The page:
Employers need to take measures to protect themselves from costly litigation. Just how loud is too loud for employees in a workplace? According to the Occupational Safety and Health Administration (OSHA), the problem of ear-damaging worksite sounds is more widespread than you might think, and both employees and employers are paying the price.
At least 22 million workers are exposed to potentially damaging noise at work each year, OSHA reports. In 2017, employers were required to pay $1.5 million in penalties for not protecting workers from noise. OSHA also estimates that approximately $242 million is spent on workers’ compensation claims for hearing loss.
Each time an employee files a claim for occupational hearing loss (as opposed to traumatic hearing loss), the claim primarily relies on lay testimony and on the largely uncorroborated statements from the claimant that the noise at work is “loud,” notes attorney Alexis Hatten of the Goldberg Segalla law firm.
“In many cases, those statements alone, along with a doctor’s report that generally states ‘claimant is exposed to noise at work’ is sufficient to establish the claim,” she says. “After all, the judge cannot hear what the claimant hears. Defense counsel cannot hear what the claimant hears. The claimant’s doctor cannot hear what the claimant hears.”
In 1981, OSHA adopted regulations requiring employers to create a Hearing Conservation Program in situations where workers are exposed to a time-weighted average noise level of 85 A-weighted decibels (dBA) or higher throughout an eight-hour shift.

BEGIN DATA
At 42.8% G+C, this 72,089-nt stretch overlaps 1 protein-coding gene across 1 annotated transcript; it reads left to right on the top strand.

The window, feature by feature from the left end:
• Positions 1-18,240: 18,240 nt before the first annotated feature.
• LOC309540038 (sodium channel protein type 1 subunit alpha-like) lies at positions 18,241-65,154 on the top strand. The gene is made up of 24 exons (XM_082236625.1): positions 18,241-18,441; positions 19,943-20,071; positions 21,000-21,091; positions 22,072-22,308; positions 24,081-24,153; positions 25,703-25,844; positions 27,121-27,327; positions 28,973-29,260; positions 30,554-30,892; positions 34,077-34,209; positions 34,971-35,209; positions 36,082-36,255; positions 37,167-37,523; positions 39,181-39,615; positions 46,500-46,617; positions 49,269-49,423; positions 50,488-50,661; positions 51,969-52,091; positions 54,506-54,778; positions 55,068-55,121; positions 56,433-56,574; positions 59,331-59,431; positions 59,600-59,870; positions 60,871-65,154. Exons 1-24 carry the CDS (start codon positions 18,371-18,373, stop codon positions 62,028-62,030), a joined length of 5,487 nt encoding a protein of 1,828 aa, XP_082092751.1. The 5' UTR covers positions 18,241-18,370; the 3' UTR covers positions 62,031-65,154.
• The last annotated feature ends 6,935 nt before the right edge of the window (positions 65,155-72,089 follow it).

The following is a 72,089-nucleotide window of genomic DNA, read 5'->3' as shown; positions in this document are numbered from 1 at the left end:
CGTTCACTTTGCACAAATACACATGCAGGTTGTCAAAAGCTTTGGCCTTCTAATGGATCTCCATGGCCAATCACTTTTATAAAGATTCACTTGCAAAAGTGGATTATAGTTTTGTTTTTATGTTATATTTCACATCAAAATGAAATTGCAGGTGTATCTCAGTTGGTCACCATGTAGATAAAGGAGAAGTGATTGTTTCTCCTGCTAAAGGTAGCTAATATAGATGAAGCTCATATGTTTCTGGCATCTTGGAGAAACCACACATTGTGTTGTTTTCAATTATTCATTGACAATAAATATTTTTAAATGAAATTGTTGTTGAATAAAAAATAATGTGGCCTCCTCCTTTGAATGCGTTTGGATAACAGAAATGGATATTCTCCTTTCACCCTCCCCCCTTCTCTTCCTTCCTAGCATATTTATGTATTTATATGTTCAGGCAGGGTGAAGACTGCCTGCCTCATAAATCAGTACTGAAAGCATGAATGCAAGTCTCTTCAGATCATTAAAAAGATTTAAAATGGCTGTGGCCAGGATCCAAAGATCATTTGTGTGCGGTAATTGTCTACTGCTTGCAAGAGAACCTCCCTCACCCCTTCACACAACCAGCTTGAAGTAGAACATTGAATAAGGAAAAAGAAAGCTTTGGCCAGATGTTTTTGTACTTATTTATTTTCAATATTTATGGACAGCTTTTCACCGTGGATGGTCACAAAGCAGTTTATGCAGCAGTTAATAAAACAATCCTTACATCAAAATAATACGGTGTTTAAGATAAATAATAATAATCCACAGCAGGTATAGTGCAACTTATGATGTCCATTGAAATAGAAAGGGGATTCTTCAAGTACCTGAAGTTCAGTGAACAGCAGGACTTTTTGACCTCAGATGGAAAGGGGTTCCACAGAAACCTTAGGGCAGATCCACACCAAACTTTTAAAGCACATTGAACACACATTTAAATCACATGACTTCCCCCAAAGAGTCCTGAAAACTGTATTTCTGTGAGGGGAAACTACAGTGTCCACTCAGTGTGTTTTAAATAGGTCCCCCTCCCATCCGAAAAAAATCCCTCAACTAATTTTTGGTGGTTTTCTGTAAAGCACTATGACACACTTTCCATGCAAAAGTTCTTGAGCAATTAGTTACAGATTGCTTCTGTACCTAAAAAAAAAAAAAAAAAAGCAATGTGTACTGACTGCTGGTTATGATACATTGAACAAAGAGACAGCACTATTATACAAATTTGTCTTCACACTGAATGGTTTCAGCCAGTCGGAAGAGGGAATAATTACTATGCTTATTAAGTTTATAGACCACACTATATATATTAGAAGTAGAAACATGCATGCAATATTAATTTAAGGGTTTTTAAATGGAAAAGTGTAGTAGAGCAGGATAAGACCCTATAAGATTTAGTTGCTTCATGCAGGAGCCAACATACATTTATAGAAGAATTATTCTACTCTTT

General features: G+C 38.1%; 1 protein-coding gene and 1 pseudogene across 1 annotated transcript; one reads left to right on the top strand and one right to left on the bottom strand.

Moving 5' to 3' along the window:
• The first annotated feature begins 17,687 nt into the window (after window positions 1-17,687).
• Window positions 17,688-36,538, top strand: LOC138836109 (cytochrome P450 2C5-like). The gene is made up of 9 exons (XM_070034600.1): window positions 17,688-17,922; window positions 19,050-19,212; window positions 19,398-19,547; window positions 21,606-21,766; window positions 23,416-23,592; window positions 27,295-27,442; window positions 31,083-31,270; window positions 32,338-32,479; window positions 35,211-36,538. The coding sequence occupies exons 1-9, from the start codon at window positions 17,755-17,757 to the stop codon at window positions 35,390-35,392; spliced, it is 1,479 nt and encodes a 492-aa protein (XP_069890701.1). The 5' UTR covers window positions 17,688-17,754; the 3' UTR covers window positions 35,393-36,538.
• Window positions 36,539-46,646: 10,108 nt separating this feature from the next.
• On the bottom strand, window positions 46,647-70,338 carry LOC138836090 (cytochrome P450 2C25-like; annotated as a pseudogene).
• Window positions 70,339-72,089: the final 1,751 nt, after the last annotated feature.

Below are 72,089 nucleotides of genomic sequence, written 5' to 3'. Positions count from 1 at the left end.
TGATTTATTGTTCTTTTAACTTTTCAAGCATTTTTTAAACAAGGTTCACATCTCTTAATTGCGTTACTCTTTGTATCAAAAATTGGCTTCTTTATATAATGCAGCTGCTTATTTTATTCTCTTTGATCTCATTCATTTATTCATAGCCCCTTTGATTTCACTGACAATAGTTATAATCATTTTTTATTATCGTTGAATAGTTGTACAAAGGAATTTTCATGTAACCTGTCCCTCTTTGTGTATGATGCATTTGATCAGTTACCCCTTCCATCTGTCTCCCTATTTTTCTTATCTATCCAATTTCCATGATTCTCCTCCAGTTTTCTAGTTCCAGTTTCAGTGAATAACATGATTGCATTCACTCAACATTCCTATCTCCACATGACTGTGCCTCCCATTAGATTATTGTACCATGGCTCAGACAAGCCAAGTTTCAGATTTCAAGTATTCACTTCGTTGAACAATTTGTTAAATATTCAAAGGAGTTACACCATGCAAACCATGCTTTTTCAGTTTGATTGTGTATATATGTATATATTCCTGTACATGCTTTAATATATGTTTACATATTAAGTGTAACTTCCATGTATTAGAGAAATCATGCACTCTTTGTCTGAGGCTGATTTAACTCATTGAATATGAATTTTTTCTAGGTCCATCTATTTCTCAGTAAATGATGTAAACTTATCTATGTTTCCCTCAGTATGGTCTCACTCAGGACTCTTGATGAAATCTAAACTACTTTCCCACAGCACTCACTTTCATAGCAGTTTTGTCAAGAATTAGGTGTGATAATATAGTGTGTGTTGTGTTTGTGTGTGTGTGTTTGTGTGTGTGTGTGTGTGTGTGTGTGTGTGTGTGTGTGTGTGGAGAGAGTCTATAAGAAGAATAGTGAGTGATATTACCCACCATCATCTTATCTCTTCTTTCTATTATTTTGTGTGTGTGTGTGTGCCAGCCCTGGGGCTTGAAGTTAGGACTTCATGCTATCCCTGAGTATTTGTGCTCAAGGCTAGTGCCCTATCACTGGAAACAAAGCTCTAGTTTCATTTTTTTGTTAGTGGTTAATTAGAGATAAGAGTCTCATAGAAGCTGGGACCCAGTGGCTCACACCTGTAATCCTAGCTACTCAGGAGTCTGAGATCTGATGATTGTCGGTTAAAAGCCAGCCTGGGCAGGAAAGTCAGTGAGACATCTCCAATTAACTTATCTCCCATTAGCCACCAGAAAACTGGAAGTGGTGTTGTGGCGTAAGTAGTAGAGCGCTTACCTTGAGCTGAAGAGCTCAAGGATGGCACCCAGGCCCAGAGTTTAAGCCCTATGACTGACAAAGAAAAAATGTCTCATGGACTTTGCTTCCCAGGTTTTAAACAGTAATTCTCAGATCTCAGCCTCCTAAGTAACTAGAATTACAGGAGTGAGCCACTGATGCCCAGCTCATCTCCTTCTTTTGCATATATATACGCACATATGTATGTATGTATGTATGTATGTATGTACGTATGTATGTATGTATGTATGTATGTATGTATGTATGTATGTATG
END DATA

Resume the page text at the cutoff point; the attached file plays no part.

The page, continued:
These Hearing Conservation Programs require employers to measure noise levels, provide free annual hearing exams and free hearing protection, provide training, and conduct evaluations of the adequacy of the hearing protection equipment unless changes to tools, equipment and schedules are made to reduce exposure below the 85-dBA level.
OSHA’s maximum permissible (as opposed to day-long average) exposure limit is 90 dBA for all workers for an eight hour day. In addition, the OSHA standard employs a 5-dBA exchange rate. This means that when the noise level is increased by 5 dBA, the amount of time a person can be exposed to a certain noise level to receive the same dose is cut in half.
Measuring Up, or Down?
These decibel levels may not be that hard to reach on occasion, but for a charge to stick they must be sustained throughout the workday. By way of example, an average factory produces at least 80 dBA, a car wash at 20 feet is 89; propeller plane flyover at 1,000 feet is 88, a diesel truck at 40 mph at 50 feet is 84, a diesel train at 45 mph at 100 feet is 83, a milling machine is 85 and even a food blender registers 88.
The National Institute for Occupational Safety and Health (NIOSH), the federal agency responsible for research and recommendations to prevent work-related injuries, recommends that all worker exposures to noise should be controlled below a level equivalent to 85 dBA for eight hours to minimize occupational noise-induced hearing loss.
Hatten says the first thing for an employer to do after receiving notice of a hearing loss claim that you wish to challenge is to obtain a professional noise reading completed as quickly as possible by an occupational health and safety specialist or technician specializing in collecting and analyzing data on many types of work environments.